So, we started our day with a meditation which reminded us of the fourfold way of knowing on which our practice has been based. The body and the natural world, and the wisdom that comes from both; the psyche, listening to the wisdom that emerges from how we feel about things, and from our memories and thoughts; the witness capacity, stepping aside, stepping back, getting out of our own way; and the Divine, the ground of all being, the wisdom that comes when we ask “what would You have me learn in this moment?”. All of our meditations have been beautiful, and this was no exception. As one of our community said afterwards, these have been opportunities over time to organise the purple blobs of the mind into a pattern.
Then we shifted our energy from the internal to the external and turned our thoughts to magick. Sam asked us what the word meant and what images came to mind. Inevitably we had magicians, witches, fairies, Merlin, Hogwarts, stardust and black arts……but when we settled down to listen to some of the history/herstory of magick, it became very clear that it was a deeply respected tradition for many years and was seen as a normal occupation for educated people, that was held within a Christian tradition. Queen Elizabeth had a magical advisor, John Dee, and magick that was in the service of God was seen as perfectly acceptable. When Henry VIII brought in the first Witchcraft Act in England, in 1542, it was specifically against demonic and destructive magick, not all magick. There are many definitions of magick, but let’s settle for: “The art and science of magick causing changes in matter and at a subtle level by altering states of consciousness”.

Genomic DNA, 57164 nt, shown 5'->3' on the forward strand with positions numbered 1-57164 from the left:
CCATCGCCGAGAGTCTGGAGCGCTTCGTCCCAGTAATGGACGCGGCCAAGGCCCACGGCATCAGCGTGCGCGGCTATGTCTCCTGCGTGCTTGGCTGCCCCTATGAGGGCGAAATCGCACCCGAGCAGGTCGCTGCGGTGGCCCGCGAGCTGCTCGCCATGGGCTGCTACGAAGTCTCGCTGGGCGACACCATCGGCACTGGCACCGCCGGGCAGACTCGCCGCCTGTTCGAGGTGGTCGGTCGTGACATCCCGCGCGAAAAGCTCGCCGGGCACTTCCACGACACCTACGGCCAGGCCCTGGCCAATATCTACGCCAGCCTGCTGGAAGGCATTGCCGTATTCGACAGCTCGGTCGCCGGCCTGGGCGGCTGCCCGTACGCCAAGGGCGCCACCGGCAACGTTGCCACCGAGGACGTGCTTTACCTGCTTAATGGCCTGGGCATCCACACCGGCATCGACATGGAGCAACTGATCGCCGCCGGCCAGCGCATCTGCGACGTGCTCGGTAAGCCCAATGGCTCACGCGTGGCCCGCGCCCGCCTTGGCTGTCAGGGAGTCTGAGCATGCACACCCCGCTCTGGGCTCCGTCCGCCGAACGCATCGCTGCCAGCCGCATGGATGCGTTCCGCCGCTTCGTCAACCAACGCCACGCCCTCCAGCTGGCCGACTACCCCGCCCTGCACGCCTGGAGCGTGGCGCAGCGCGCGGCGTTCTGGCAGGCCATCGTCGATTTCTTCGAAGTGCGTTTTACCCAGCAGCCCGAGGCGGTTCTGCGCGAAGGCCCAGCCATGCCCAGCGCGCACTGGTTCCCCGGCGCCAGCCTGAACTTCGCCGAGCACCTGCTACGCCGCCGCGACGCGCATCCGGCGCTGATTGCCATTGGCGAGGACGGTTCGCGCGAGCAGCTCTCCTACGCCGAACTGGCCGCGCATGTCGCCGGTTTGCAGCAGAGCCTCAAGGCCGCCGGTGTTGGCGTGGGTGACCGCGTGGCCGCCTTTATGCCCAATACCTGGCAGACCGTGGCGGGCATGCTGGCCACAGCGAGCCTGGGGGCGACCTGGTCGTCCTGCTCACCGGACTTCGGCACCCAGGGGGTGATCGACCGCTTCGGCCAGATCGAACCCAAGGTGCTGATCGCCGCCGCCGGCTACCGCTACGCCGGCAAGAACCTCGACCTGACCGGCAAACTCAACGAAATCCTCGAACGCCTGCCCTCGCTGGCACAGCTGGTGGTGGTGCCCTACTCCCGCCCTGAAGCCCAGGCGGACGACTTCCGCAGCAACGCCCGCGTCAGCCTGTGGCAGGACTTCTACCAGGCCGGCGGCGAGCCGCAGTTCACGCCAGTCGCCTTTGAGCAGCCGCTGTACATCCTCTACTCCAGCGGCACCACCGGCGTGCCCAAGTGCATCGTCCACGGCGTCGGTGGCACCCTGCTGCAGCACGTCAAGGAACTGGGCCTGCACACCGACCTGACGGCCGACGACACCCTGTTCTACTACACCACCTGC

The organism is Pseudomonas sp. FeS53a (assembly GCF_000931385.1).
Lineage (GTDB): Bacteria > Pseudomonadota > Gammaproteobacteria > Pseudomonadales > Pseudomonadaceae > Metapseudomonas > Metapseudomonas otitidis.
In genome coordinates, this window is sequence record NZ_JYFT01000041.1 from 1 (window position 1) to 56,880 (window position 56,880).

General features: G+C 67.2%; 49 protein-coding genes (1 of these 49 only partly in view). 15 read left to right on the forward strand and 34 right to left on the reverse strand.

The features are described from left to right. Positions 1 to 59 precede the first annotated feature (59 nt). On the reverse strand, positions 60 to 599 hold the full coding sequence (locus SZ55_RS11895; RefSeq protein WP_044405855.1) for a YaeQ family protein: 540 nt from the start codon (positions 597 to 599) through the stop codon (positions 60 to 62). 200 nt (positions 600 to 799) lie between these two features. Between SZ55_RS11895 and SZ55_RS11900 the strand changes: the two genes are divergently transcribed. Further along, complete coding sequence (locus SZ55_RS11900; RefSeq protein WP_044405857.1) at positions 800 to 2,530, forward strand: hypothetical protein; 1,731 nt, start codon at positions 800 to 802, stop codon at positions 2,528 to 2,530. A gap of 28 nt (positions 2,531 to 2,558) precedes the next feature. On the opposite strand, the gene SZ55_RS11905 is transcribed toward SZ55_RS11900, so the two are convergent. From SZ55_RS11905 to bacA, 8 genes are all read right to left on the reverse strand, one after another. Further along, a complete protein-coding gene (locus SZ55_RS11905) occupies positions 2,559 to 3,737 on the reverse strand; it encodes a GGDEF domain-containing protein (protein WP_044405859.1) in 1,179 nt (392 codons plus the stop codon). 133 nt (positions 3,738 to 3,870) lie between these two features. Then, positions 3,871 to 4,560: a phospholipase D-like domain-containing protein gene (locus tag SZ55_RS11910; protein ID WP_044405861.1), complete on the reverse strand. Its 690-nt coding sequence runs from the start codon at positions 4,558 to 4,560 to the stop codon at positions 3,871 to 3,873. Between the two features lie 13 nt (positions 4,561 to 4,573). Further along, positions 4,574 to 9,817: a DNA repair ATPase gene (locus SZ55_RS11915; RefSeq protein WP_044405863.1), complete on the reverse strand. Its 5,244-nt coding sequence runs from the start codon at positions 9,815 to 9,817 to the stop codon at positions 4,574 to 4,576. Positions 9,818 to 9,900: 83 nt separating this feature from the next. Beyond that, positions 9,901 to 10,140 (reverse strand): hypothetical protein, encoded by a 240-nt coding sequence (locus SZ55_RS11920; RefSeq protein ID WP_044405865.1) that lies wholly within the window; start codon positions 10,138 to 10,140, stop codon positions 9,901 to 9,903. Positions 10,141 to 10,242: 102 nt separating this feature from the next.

We all know about the period, about 200 years, of persecution of people accused of practising magick, and in that time some 50,000 people were tortured and executed across Europe, about 80% of them women. Of that number, only about 500 were in the UK, probably because Henry VIII’s Act was very specific about demonic magick. Tempted though I am to dwell on the reasons underpinning the persecution of so many women, that is a subject in itself and not for today.
Magick has never gone away. In Britain, it moved on through Freemasonry (another fascinating subject)and then, like so many esoteric traditions, it moved underground as rational science took centre stage. There were many occult and esoteric schools, most of them fairly secretive to outsiders: the Rosicrucians and Order of the Golden Dawn are two of the better known, and later The Society of the Inner Light (founded by Dion Fortune) and Servants of the Light (founded by WE Butler and Gareth Knight). They drew on alchemy, astrology, Free Masonry, Kabbalah, and often Christianity and their focus was on self-transformation.